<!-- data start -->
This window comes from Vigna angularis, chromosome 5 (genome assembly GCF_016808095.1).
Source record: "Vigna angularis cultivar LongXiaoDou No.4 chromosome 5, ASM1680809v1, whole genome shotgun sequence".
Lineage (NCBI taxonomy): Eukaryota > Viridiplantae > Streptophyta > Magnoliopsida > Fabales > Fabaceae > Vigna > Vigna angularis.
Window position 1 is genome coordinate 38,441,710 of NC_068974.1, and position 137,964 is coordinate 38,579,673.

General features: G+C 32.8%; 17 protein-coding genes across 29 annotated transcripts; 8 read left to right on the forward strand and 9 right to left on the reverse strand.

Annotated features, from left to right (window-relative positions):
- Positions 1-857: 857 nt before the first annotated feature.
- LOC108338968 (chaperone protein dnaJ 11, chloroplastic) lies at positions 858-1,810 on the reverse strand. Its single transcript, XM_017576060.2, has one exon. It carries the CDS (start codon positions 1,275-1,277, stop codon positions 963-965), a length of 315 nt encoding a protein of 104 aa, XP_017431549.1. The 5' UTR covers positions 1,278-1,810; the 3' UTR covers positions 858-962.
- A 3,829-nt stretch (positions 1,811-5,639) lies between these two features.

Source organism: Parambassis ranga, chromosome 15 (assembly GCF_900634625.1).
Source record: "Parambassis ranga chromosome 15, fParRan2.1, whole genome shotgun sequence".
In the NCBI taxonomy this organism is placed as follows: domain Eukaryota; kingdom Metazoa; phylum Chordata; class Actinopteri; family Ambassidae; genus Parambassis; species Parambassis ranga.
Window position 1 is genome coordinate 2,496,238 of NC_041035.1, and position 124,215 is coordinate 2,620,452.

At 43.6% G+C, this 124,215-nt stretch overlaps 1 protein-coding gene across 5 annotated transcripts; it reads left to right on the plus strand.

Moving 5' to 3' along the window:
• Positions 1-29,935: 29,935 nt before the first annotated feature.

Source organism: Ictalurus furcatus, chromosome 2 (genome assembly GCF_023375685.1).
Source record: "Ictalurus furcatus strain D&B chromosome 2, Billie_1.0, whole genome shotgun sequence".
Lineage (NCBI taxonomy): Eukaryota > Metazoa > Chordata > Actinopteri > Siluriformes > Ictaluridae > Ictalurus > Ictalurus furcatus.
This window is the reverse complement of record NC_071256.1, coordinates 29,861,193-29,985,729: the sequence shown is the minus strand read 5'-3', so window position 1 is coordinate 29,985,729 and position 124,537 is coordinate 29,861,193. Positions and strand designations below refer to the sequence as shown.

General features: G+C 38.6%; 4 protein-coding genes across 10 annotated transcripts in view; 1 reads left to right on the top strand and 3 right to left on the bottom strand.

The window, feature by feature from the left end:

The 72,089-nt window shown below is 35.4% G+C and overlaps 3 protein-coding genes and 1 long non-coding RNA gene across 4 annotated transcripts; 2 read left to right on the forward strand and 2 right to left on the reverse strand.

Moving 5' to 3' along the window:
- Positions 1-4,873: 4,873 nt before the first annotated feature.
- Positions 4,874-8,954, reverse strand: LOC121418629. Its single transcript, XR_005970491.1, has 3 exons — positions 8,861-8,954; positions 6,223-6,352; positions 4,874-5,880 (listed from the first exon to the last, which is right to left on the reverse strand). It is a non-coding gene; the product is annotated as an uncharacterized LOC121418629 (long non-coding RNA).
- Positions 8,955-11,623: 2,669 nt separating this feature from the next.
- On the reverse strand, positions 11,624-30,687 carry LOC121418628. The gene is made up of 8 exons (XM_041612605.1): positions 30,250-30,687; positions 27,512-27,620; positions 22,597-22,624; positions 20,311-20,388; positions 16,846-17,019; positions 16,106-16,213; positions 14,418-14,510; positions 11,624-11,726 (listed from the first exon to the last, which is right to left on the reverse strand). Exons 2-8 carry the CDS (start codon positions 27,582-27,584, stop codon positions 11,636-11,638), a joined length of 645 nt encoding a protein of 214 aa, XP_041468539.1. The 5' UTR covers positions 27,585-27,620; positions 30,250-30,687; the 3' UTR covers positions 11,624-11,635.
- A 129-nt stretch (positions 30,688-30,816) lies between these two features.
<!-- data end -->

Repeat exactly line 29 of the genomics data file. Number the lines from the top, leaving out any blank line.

- A 129-nt stretch (positions 30,688-30,816) lies between these two features.